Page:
Field and laboratory techniques were used to identify the biogeochemical factors affecting sulfate reduction in a shallow, unconsolidated alluvial aquifer contaminated with landfill leachate. Depth profiles of 35S-sulfate reduction rates in aquifer sediments were positively correlated with the concentration of dissolved sulfate. Manipulation of the sulfate concentration in samples revealed a Michaelis−Menten-like relationship with an apparent Km and Vmax of approximately 80 and 0.83 μM SO4-2·day-1, respectively. The concentration of sulfate in the core of the leachate plume was well below 20 μM and coincided with very low reduction rates. Thus, the concentration and availability of this anion could limit in situ sulfate-reducing activity. Three sulfate sources were identified, including iron sulfide oxidation, barite dissolution, and advective flux of sulfate. The relative importance of these sources varied with depth in the alluvium. The relatively high concentration of dissolved sulfate at the water table is attributed to the microbial oxidation of iron sulfides in response to fluctuations of the water table. At intermediate depths, barite dissolves in undersaturated pore water containing relatively high concentrations of dissolved barium (∼100 μM) and low concentrations of sulfate. Dissolution is consistent with the surface texture of detrital barite grains in contact with leachate. Laboratory incubations of unamended and barite-amended aquifer slurries supported the field observation of increasing concentrations of barium in solution when sulfate reached low levels. At a deeper highly permeable interval just above the confining bottom layer of the aquifer, sulfate reduction rates were markedly higher than rates at intermediate depths. Sulfate is supplied to this deeper zone by advection of uncontaminated groundwater beneath the landfill. The measured rates of sulfate reduction in the aquifer also correlated with the abundance of accumulated iron sulfide in this zone. This suggests that the current and past distributions of sulfate-reducing activity are similar and that the supply of sulfate has been sustained at these sites.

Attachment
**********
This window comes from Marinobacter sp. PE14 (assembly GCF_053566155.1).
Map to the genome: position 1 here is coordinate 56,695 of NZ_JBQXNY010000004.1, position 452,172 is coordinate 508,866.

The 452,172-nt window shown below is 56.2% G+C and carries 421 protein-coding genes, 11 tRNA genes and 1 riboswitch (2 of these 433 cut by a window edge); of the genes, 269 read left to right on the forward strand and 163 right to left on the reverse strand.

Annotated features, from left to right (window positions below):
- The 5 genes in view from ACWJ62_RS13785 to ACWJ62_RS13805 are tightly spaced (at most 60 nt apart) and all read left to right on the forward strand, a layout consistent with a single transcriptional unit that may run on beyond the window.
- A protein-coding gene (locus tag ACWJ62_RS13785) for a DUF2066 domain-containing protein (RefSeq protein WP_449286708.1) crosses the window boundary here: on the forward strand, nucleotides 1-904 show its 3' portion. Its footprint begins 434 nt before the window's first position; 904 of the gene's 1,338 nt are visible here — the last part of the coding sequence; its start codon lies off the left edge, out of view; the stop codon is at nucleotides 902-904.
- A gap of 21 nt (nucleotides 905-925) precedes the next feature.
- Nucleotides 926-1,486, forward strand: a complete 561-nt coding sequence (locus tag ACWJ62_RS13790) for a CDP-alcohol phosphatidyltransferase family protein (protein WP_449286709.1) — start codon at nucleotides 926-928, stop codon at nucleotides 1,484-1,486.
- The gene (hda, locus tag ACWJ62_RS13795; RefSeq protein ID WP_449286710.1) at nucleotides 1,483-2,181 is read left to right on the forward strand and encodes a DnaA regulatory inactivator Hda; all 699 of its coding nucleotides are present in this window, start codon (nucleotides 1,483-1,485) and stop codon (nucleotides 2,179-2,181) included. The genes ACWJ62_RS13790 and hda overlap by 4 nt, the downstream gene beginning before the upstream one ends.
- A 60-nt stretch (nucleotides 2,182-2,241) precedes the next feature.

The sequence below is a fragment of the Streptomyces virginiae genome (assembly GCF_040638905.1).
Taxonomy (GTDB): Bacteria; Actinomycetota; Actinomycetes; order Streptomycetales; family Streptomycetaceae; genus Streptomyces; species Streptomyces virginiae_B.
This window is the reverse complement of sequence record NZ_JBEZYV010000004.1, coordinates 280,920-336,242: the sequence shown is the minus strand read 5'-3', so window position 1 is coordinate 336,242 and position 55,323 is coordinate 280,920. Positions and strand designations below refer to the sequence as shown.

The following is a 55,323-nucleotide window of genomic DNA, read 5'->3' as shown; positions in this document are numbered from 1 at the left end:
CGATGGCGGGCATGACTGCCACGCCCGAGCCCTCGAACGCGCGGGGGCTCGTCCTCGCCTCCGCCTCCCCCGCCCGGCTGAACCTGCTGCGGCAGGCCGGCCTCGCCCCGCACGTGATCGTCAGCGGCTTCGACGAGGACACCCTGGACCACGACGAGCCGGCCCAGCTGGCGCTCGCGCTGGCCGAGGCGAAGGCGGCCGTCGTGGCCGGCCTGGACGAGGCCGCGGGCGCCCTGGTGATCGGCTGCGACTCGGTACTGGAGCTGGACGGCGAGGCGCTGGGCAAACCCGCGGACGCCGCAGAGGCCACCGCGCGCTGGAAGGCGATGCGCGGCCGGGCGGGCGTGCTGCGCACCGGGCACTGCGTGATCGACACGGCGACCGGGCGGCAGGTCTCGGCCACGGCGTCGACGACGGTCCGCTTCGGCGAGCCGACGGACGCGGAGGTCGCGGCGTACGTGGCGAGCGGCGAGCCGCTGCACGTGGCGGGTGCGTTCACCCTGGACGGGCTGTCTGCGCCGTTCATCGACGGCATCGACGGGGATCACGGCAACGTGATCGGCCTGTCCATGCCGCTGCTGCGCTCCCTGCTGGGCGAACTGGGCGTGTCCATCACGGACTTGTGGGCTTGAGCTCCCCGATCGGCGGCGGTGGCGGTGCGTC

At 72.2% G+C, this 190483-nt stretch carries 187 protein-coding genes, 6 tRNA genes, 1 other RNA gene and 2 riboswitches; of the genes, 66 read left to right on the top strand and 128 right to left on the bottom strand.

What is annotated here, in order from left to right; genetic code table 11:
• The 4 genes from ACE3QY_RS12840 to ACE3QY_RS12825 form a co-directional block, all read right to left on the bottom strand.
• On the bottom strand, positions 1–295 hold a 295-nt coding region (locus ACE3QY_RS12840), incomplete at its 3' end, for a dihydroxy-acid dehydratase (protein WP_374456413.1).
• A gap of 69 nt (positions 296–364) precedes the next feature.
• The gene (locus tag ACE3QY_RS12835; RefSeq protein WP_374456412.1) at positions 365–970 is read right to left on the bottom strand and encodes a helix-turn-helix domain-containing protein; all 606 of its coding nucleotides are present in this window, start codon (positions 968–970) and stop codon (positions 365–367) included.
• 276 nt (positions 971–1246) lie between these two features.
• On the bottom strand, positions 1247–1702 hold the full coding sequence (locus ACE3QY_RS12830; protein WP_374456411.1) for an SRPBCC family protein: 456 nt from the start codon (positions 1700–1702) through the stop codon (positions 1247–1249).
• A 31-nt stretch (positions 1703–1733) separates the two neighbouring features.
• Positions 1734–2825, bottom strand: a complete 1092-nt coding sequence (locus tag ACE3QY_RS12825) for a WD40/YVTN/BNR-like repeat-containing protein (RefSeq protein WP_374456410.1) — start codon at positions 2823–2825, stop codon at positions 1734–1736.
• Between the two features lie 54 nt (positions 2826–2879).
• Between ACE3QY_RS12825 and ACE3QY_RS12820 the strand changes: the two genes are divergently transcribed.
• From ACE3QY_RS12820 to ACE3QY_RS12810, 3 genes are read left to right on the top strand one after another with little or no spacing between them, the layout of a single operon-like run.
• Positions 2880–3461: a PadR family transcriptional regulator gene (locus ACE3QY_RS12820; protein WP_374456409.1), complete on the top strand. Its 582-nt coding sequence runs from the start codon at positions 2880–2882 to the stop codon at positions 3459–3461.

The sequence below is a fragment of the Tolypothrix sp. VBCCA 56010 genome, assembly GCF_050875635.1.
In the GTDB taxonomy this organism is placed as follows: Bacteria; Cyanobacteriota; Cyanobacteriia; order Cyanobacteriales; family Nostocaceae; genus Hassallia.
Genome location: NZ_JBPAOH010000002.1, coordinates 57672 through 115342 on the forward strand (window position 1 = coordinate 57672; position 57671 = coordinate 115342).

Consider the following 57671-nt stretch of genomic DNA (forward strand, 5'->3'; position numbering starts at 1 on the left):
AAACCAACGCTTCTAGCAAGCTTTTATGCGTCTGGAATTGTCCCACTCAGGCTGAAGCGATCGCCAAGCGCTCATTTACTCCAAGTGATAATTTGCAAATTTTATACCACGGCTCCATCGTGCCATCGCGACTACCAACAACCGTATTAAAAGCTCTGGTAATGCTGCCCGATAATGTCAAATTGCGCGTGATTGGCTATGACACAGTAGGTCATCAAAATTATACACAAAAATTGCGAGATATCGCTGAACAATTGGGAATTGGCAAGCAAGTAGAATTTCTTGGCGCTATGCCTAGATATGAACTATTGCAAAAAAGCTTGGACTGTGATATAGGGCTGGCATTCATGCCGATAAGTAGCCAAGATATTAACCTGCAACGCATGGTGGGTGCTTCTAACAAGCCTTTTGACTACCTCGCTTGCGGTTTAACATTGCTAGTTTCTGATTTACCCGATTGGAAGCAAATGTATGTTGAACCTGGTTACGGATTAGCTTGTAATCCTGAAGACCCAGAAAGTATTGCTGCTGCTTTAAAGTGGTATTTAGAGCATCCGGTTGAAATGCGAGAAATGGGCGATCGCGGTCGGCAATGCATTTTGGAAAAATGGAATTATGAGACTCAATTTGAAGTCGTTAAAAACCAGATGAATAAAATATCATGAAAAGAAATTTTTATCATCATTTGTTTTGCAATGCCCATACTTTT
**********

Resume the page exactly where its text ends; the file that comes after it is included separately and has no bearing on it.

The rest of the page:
Additional publication details
|Publication Subtype||Journal Article|
|Title||Sources of sulfate supporting anaerobic metabolism in a contaminated aquifer|
|Series title||Environmental Science & Technology|
|Contributing office(s)||Toxic Substances Hydrology Program|
|Google Analytic Metrics||Metrics page|